As a result, the past in the film fails to tell us much about our present. There’s a weak nod to historical parallels when Paul explains to another faculty member why it’s difficult to teach kids in the modern age. “The world doesn’t make sense anymore,” he says. “I mean, it’s on fire. The rich don’t give a shit, poor kids are cannon fodder, integrity’s a punchline, and trust is just a name on a bank.” As a list of broad complaints made most days in our own time, it’s passable, but it feels like an Easter egg in a Marvel movie – designed to invoke a sense of recognition, an “Ah, I know what that’s referencing” moment that doesn’t really add anything or say very much. We never see how the world is “burning” in the film, never get a sense of how integrity and trust have been degraded, beyond this one sentence.

 

Critic Tom Adair once praised Penelope Lively’s restraint in her examination of history, writing that she “knows that the past grows more distant the more it is scrutinised”. Perhaps this is what Payne and Hemingson feared in their backwards glance at the seventies, preferring the comfort of nostalgia over a more objective and less personally satisfying reality. Maybe this is why some details – entirely anodyne details such as a tube of Preparation H left on a sink, a popular song of the time, or the jumpy, scratchy Miramax studio logo – are rendered with loving attention, while more complex realities of the decade are entirely ignored. This wary ambivalence shows up in the fact that the film was shot digitally, then rendered to imitate the tactile cosiness of 35mm; this seems suggestive of liking the idea of the past more than the thing itself.

 

I want to end on an element of The Holdovers that is one of my favourite aspects of it: the dissolve transitions, in which the fading ghost of a scene creates a temporary palimpsest with the new scene fading in, the emotional tempo of what we just saw haunting what we see next. In The Holdovers, Payne delivers perhaps my favourite dissolve transition of all time. Mary has gone to her sister’s house, and as she stands looking at her son’s baby clothes, her sister enters the room. They meet each other in shared grief at the loss of the son/nephew, and Mary’s sister cries as they embrace. This slowly dissolves into a scene of laughter, with the sisters now sitting on a bed as if little girls again, giggling about some shared secret.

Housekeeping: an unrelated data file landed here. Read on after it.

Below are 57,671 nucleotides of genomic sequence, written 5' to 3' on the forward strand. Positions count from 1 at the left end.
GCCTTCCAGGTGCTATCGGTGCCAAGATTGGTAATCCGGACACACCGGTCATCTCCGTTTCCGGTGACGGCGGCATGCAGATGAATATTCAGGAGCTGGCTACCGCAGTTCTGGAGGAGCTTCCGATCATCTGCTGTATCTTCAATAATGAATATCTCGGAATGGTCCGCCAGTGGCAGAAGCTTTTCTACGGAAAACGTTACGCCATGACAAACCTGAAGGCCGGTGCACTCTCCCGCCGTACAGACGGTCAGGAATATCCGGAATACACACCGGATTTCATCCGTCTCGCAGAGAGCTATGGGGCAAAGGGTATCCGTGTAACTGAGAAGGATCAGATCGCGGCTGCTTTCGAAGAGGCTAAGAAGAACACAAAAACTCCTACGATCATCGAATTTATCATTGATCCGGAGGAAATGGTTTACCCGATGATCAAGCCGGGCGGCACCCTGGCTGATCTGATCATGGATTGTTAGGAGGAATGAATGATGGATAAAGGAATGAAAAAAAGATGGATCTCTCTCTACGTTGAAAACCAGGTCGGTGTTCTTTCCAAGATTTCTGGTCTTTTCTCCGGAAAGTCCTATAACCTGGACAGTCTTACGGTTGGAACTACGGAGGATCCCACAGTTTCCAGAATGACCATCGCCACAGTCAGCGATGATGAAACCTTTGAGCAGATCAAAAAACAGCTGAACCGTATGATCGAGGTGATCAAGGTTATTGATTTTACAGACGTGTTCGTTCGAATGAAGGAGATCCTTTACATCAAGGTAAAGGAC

This one transition lays bare the relationship between pain and joy, between sadness and happiness, and between sisters; it also reveals the way families somehow collapse time, so that when we are in their company we are, simultaneously, who we are and who we used to be, adult and child all at once. And I can’t even begin to talk about the fact that Mary is looking at her dead son’s baby clothes while her sister is heavily pregnant without tearing up. This is what The Holdovers does so well: even if it sometimes misses the mark intellectually, it has a big heart, and it speaks directly to mine.


 


 

Marginalia, plur. noun:

“In getting my books, I have always been solicitous of an ample margin … for the facility it affords me of penciling suggested thoughts, agreements and differences of opinion, or brief critical comments in general.”

~ Edgar Allan Poe